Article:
3. Using light to moderate pressure and maintaining the 20-degree angle, slide the blade down the length of the steel in a sweeping motion and pulling the knife toward you. You need not do this with speed and you can go as slowly (or quickly) as you like. Just make sure your motions are accurate and the angle between the blade and steel is consistent.
  4. Repeat once on the other side of the blade and then do both sides alternately. Do about four or five swipes on each side or until the edge of the blade is aligned.
  5. Wash and dry your knife to ensure it’s free from any steel shavings.

How to Use a Honing Steel on Japanese Knives

You can use only a ceramic honing rod for a Japanese knife. A steel hone will damage the thinner blades of these types of knives. The blades of Japanese knives also need a steeper angle, 11 to 15 degrees.

Honing Japanese knives uses basically the same process as German knives, save for these very important details.

  1. Stand the ceramic hone perpendicular to your counter or other stable surface using your non-cutting hand. Hold the knife with your other hand.
  2. Start with the heel of the knife at the top of the hone and make an 11-degree angle at their point of contact. Using very light pressure, pull the knife towards you as you slide the blade down the ceramic hone. Make sure that you are already at the tip of the blade as it reaches the bottom of the hone.
  3. Do the same on the other side of the knife and on the opposite side of the ceramic hone. Alternate on each side, one swipe on one side and another swipe on the other, until you have done 2 or 3 swipes on each side.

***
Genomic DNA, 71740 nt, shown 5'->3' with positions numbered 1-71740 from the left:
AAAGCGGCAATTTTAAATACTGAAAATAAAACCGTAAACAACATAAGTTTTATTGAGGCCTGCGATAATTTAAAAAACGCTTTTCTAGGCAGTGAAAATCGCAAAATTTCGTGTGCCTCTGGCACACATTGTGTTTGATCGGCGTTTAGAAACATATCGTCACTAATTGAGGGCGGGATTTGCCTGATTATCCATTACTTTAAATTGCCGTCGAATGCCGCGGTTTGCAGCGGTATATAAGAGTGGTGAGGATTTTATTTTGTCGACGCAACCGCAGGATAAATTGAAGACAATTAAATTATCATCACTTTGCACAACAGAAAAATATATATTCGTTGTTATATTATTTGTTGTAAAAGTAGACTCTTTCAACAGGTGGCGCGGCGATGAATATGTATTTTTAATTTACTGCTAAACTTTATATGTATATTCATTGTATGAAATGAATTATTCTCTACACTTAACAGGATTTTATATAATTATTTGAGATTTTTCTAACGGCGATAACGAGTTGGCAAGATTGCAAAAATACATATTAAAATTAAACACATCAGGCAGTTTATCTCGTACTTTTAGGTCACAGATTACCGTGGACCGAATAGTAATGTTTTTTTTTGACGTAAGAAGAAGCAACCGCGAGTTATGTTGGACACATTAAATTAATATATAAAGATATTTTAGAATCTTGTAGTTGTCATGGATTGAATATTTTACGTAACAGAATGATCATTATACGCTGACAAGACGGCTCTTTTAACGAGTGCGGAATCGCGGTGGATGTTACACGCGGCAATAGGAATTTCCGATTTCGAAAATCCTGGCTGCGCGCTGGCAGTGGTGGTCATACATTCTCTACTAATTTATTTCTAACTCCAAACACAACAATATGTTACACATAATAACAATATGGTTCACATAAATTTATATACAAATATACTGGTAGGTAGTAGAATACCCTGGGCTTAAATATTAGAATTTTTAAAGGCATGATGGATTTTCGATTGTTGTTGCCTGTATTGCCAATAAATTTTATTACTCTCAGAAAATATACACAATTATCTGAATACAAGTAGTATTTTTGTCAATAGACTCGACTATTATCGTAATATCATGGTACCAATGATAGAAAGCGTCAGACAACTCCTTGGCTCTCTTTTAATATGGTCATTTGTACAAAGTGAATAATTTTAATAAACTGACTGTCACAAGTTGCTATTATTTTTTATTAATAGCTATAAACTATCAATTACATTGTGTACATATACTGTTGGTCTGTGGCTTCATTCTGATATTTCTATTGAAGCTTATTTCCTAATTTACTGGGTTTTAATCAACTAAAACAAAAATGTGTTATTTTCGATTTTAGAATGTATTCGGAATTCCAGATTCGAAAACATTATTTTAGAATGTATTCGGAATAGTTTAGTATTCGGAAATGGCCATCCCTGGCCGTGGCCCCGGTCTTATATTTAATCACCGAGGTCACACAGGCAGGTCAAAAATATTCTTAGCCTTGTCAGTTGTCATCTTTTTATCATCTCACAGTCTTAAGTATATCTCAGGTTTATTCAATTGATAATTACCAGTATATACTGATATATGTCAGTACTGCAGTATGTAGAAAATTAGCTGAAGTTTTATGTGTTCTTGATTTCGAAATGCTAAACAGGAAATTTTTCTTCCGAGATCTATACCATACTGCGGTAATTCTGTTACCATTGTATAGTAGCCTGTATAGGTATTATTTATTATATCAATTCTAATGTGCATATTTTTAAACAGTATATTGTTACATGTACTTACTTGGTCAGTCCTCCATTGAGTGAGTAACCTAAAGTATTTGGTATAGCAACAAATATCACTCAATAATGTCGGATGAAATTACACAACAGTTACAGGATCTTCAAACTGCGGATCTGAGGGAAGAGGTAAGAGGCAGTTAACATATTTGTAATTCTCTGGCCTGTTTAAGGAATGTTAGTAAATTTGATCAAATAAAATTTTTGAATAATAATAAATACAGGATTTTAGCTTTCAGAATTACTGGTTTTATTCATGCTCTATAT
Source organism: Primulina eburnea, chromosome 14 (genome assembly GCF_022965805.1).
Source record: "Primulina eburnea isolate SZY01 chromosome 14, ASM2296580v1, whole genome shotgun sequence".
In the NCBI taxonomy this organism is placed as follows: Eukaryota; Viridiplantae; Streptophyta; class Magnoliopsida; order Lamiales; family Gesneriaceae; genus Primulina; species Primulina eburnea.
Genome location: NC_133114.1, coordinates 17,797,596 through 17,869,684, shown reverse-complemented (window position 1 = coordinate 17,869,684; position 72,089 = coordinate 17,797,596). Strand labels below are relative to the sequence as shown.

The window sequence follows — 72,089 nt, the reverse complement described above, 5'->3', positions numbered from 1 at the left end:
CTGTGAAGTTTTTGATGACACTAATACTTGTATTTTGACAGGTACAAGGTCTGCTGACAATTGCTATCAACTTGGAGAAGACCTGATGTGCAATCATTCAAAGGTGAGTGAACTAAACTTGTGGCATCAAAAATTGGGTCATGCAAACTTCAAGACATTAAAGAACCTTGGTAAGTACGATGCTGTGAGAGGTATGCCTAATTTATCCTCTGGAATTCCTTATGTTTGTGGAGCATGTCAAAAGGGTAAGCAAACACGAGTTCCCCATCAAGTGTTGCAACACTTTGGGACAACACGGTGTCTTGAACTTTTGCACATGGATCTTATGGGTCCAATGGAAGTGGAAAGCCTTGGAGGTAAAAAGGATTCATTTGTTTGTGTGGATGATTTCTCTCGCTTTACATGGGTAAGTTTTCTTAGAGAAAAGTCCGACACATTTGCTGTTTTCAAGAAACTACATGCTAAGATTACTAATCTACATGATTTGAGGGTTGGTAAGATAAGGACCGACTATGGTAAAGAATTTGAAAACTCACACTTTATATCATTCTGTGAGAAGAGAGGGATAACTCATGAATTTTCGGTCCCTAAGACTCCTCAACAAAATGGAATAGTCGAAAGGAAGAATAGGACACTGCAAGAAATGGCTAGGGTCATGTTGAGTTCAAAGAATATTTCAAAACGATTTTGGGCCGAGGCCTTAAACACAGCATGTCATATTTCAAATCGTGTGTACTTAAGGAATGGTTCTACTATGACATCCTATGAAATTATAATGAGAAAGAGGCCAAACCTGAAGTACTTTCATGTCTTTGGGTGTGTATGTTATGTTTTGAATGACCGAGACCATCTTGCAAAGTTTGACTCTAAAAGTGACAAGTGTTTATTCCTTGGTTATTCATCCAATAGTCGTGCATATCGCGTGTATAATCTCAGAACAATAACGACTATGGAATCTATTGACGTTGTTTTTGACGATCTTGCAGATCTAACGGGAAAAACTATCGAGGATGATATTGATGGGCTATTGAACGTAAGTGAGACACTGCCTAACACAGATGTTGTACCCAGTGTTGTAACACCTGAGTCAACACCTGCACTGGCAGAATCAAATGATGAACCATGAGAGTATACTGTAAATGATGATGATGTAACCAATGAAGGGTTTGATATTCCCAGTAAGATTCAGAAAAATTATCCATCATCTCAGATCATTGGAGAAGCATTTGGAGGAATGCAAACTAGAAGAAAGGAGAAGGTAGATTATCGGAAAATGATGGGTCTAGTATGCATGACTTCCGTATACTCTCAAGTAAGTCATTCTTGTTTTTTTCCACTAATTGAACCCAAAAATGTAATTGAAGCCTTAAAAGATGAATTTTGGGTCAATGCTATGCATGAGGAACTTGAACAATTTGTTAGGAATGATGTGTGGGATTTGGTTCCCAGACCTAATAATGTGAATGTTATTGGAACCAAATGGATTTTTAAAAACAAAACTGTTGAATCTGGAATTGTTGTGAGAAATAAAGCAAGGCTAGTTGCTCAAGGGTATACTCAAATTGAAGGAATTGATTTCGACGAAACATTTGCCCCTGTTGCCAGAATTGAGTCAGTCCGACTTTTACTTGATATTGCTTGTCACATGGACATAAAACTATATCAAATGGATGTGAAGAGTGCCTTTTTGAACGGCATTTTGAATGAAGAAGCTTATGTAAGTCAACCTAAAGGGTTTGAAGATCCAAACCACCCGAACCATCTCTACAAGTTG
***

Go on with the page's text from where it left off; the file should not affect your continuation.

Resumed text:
4. Check to see if the knife edge has aligned properly and is again sharp. If not, do a few more strokes.

How to Use a Honing Steel on Other Knives

Honing non-German and non-Japanese knives at a 15 to 20-degree angle will yield the best cutting results. This angle can make the edge of the blade cut through different types of food, even with constant use.

  1. Place the edge of the blade at the top of the honing steel, near its handle. The angle between them should be between 15 to 20 degrees.
  2. From the heel of the blade, pull the knife down using light to medium pressure. Your movement should be like you are creating a small arc.
  3. Repeat the process but this time on the other side of the steel and to hone the other side of the blade. Be sure to maintain the 15 to 20-degree angle.
  4. Repeat the process on both sides alternately. You can test if it is already properly aligned by slicing the knife through paper. If it still doesn’t provide the sharpness quality you want, repeat the process. You can do it up to ten times to get the best results.

Tips for Using a Honing Steel

  • Make sure that the blade of the knife you will be honing is as long as the honing steel. For example, if it’s a 10-inch chef’s knife, the honing steel should be at least 10 inches long.
  • Hone your knife by using strokes in the same direction consistently, whether it be towards you or away from you.
  • Do not even attempt to hone ceramic knives because they are brittle and will break.
  • After honing your knife, rinse and wipe it very well to make sure no metal shavings remain to get into your food when you next use it.
  • Provide proper storage for your knife so it can retain its edge longer. Store it in such a way that it is not resting on its edge. If you keep it inside the drawer, protect the edge by using a blade protector.
  • Keep the honing steel within reach while working on a meal. Once you get used to using a sharp knife every time, you will want to do a few strokes on the honing steel once in a while to re-align the blade and maintain the sharpness.

Conclusion

A knife becomes dull either due to losing its sharp edge or because its blade is no longer properly aligned. But even if the edge is still sharp, the knife won’t cut well if its blade is misaligned. This is why you need to hone it.

There are two commonly used honing rods, the stainless steel and ceramic honing rods. Which one will be the best for your knife will largely depend on what kind of knife it is.

German knives are better honed with stainless steel rods. Japanese knives, on the other hand, should only be honed with a ceramic one.

Not only does the type of knife determine what honing rod is to be used, but it also determines the correct angle that should be used in honing. This is important since using the wrong angle might even cause the edge to become duller than it already is.


Frequently Asked Questions

How often should you use a honing steel?